When Erik Anderson was hired to teach at Camosun in 1981, he was elated because it was the job he’d always wanted.
Even during his time as the Executive Chef at Government House, he viewed the Camosun Professional Cook program with interest. Erik appreciated the applied learning available to Camosun students who daily prepared meals for about 200 people at the Interurban cafeteria. Everything had to be ready by 11:30am – the students soon understood what the “real” world is like.
Camosun’s Professional Cook program evolved during Erik’s 27-year tenure. One of the additions came from a desire to have students cooking and serving in an actual restaurant. This gave birth to the “ClassRoom Restaurant” which quickly became very popular in the community.
In 1986, Camosun was approached by the Provincial Apprenticeship Branch to undertake a pilot program offering the Cook Apprentice Technical Training. Before that, all apprentice cook training was done at BCIT. Erik was in charge of the pilot which required him to conduct a daily cooking lab. But there was no “lab”, only an old portable classroom without running water, ventilation or refrigeration – just tables and chairs for the students and a two burner stove with an overhead mirror for Erik. Somehow he made it work, and Camosun became the centre for Cook Apprenticeship Training on Vancouver Island.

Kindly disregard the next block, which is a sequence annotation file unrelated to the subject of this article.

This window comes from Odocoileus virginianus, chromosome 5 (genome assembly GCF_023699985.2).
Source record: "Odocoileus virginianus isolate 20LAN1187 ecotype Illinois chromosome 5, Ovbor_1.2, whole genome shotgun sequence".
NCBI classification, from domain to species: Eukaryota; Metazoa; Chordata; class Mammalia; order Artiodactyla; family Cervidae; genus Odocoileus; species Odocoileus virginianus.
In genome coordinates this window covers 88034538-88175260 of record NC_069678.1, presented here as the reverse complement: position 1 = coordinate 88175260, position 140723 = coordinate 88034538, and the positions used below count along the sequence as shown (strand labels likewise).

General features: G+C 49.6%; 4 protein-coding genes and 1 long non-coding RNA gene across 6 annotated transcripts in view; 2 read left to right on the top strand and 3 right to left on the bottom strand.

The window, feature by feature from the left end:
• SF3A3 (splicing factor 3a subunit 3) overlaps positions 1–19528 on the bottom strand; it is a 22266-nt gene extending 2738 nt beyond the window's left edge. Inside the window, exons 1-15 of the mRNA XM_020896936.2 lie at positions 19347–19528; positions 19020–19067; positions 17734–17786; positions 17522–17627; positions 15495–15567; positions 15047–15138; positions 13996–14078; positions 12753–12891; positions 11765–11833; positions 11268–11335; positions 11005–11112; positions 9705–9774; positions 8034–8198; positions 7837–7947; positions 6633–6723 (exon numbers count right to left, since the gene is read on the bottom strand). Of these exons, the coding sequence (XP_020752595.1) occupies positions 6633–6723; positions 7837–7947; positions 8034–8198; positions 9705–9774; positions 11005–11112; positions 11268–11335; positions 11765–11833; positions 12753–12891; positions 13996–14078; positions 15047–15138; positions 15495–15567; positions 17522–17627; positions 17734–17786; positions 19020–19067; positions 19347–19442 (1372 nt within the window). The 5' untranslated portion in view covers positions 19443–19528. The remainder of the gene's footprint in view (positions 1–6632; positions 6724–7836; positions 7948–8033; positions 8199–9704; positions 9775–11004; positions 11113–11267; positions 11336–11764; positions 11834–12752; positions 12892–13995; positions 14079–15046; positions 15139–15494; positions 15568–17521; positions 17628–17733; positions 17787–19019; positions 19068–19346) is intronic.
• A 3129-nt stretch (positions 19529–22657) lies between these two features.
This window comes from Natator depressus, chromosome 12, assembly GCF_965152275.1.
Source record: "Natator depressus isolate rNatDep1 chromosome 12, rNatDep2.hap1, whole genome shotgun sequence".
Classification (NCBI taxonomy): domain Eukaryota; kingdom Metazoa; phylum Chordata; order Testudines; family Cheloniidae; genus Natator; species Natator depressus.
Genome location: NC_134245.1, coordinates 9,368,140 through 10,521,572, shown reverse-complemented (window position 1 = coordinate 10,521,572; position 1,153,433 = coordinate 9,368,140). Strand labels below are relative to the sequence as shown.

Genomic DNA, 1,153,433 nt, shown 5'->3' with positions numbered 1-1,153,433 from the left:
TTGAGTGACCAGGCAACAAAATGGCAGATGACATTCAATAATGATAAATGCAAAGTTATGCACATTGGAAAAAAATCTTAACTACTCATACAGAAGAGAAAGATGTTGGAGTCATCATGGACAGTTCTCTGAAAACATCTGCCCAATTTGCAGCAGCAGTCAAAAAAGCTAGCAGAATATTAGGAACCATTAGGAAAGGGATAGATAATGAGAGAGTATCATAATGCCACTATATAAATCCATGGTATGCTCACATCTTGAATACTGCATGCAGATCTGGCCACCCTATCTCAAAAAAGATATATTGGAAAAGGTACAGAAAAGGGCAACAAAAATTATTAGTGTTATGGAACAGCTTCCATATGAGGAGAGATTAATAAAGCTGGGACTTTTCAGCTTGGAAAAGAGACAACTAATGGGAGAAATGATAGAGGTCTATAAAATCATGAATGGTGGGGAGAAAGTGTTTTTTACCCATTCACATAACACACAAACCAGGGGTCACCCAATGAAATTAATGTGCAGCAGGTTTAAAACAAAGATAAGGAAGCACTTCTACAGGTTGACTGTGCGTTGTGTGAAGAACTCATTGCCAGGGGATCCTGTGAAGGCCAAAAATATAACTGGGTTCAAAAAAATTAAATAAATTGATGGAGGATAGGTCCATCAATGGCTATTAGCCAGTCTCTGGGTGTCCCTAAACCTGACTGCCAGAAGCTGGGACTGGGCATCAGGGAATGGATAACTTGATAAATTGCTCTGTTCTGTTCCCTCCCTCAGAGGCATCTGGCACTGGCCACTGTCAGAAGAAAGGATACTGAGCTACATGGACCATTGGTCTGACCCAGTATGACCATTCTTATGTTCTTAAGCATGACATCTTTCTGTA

In 1991 the program Coordinator, Helmut Huber, passed away and Erik was asked to take over the role. Being Coordinator involved managing the department and cafeteria; scheduling and teaching; attending meetings; preparing budgets; and monitoring student numbers. A challenging job which Erik filled for 17 years.
Over the years the department (which changed its name to Culinary Arts in 2003) participated in many student competitions which put Camosun on the culinary map. Erik was involved in these competitions, both as a student coach and organizer. Camosun managed to produce four Canadian Apprentice Champions and one World Champion.